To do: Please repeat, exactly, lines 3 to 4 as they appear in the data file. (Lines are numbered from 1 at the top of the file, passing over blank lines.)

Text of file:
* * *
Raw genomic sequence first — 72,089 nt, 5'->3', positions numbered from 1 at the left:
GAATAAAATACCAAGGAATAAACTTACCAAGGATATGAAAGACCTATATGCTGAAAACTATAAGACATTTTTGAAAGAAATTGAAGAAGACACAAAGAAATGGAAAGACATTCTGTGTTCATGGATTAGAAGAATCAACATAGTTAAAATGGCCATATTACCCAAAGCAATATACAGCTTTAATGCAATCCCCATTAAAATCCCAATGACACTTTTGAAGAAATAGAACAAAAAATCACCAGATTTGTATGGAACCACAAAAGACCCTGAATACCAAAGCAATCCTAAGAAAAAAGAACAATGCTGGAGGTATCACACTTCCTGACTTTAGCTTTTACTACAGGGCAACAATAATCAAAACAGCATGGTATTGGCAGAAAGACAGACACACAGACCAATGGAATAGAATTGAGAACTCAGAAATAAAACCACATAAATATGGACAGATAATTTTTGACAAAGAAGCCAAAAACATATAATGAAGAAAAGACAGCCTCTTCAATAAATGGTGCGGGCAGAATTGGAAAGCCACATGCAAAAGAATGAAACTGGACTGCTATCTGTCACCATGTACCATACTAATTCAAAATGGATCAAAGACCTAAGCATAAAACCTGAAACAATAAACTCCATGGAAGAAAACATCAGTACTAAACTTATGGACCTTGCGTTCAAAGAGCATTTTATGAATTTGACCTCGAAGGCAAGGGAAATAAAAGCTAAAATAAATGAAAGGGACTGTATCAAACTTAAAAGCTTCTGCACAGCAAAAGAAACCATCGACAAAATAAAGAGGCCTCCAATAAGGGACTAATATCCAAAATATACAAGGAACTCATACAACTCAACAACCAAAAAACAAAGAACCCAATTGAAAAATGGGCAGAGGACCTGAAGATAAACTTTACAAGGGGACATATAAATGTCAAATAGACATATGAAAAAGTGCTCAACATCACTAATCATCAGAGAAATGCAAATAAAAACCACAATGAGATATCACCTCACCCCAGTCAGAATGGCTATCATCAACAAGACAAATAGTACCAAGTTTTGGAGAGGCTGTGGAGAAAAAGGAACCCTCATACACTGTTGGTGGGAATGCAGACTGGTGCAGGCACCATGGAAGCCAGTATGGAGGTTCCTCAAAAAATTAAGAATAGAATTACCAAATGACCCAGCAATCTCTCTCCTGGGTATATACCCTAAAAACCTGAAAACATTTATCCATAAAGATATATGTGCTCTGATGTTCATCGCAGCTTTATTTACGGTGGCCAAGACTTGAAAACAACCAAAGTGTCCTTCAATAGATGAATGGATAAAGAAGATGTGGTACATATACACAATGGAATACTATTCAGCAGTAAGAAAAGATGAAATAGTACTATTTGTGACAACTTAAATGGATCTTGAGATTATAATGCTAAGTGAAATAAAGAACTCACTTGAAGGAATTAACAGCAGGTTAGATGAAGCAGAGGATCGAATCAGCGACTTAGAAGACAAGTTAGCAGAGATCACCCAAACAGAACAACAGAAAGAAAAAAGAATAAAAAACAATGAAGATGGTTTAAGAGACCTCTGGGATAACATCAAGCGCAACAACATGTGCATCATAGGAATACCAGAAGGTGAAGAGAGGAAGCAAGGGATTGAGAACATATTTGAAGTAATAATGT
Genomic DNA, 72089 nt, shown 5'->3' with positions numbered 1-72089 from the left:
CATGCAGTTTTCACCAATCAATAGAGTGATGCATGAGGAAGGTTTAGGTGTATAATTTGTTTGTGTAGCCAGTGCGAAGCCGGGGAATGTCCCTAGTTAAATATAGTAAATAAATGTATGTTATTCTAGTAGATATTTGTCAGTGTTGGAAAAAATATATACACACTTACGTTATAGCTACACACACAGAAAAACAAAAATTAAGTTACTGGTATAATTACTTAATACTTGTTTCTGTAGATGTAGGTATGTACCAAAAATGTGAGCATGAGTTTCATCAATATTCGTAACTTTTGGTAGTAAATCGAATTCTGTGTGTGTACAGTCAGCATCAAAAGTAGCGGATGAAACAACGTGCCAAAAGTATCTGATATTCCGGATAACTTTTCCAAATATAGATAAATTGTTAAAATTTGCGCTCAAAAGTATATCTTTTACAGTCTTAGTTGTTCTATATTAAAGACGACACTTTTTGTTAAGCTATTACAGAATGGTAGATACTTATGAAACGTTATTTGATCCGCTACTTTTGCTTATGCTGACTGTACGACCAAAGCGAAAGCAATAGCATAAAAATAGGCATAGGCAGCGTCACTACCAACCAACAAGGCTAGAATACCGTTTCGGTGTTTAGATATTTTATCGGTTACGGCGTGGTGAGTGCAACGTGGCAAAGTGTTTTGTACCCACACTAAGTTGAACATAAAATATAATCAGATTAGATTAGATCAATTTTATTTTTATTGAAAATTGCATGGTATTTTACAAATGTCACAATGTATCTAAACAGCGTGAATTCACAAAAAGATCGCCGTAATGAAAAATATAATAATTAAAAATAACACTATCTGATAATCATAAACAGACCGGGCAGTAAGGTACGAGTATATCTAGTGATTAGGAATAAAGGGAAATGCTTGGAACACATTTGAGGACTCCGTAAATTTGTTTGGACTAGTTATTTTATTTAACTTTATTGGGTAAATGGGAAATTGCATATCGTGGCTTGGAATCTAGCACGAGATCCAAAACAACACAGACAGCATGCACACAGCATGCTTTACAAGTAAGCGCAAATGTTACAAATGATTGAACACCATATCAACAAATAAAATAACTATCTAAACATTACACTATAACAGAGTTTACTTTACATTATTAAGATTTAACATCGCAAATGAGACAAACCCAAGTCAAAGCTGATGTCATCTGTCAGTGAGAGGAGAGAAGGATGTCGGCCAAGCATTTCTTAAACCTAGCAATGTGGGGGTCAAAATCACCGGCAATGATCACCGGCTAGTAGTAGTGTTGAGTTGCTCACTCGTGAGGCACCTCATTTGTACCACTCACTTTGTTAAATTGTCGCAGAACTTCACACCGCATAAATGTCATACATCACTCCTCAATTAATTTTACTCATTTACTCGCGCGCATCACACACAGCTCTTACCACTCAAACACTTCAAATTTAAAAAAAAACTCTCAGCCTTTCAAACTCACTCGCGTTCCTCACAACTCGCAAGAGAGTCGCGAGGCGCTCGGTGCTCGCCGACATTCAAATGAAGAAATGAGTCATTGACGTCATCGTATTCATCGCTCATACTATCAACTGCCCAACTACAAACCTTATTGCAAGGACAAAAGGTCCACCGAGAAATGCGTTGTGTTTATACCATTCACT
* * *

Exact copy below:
Genomic DNA, 72089 nt, shown 5'->3' with positions numbered 1-72089 from the left:
CATGCAGTTTTCACCAATCAATAGAGTGATGCATGAGGAAGGTTTAGGTGTATAATTTGTTTGTGTAGCCAGTGCGAAGCCGGGGAATGTCCCTAGTTAAATATAGTAAATAAATGTATGTTATTCTAGTAGATATTTGTCAGTGTTGGAAAAAATATATACACACTTACGTTATAGCTACACACACAGAAAAACAAAAATTAAGTTACTGGTATAATTACTTAATACTTGTTTCTGTAGATGTAGGTATGTACCAAAAATGTGAGCATGAGTTTCATCAATATTCGTAACTTTTGGTAGTAAATCGAATTCTGTGTGTGTACAGTCAGCATCAAAAGTAGCGGATGAAACAACGTGCCAAAAGTATCTGATATTCCGGATAACTTTTCCAAATATAGATAAATTGTTAAAATTTGCGCTCAAAAGTATATCTTTTACAGTCTTAGTTGTTCTATATTAAAGACGACACTTTTTGTTAAGCTATTACAGAATGGTAGATACTTATGAAACGTTATTTGATCCGCTACTTTTGCTTATGCTGACTGTACGACCAAAGCGAAAGCAATAGCATAAAAATAGGCATAGGCAGCGTCACTACCAACCAACAAGGCTAGAATACCGTTTCGGTGTTTAGATATTTTATCGGTTACGGCGTGGTGAGTGCAACGTGGCAAAGTGTTTTGTACCCACACTAAGTTGAACATAAAATATAATCAGATTAGATTAGATCAATTTTATTTTTATTGAAAATTGCATGGTATTTTACAAATGTCACAATGTATCTAAACAGCGTGAATTCACAAAAAGATCGCCGTAATGAAAAATATAATAATTAAAAATAACACTATCTGATAATCATAAACAGACCGGGCAGTAAGGTACGAGTATATCTAGTGATTAGGAATAAAGGGAAATGCTTGGAACACATTTGAGGACTCCGTAAATTTGTTTGGACTAGTTATTTTATTTAACTTTATTGGGTAAATGGGAAATTGCATATCGTGGCTTGGAATCTAGCACGAGATCCAAAACAACACAGACAGCATGCACACAGCATGCTTTACAAGTAAGCGCAAATGTTACAAATGATTGAACACCATATCAACAAATAAAATAACTATCTAAACATTACACTATAACAGAGTTTACTTTACATTATTAAGATTTAACATCGCAAATGAGACAAACCCAAGTCAAAGCTGATGTCATCTGTCAGTGAGAGGAGAGAAGGATGTCGGCCAAGCATTTCTTAAACCTAGCAATGTGGGGGTCAAAATCACCGGCAATGATCACCGGCTAGTAGTAGTGTTGAGTTGCTCACTCGTGAGGCACCTCATTTGTACCACTCACTTTGTTAAATTGTCGCAGAACTTCACACCGCATAAATGTCATACATCACTCCTCAATTAATTTTACTCATTTACTCGCGCGCATCACACACAGCTCTTACCACTCAAACACTTCAAATTTAAAAAAAAACTCTCAGCCTTTCAAACTCACTCGCGTTCCTCACAACTCGCAAGAGAGTCGCGAGGCGCTCGGTGCTCGCCGACATTCAAATGAAGAAATGAGTCATTGACGTCATCGTATTCATCGCTCATACTATCAACTGCCCAACTACAAACCTTATTGCAAGGACAAAAGGTCCACCGAGAAATGCGTTGTGTTTATACCATTCACT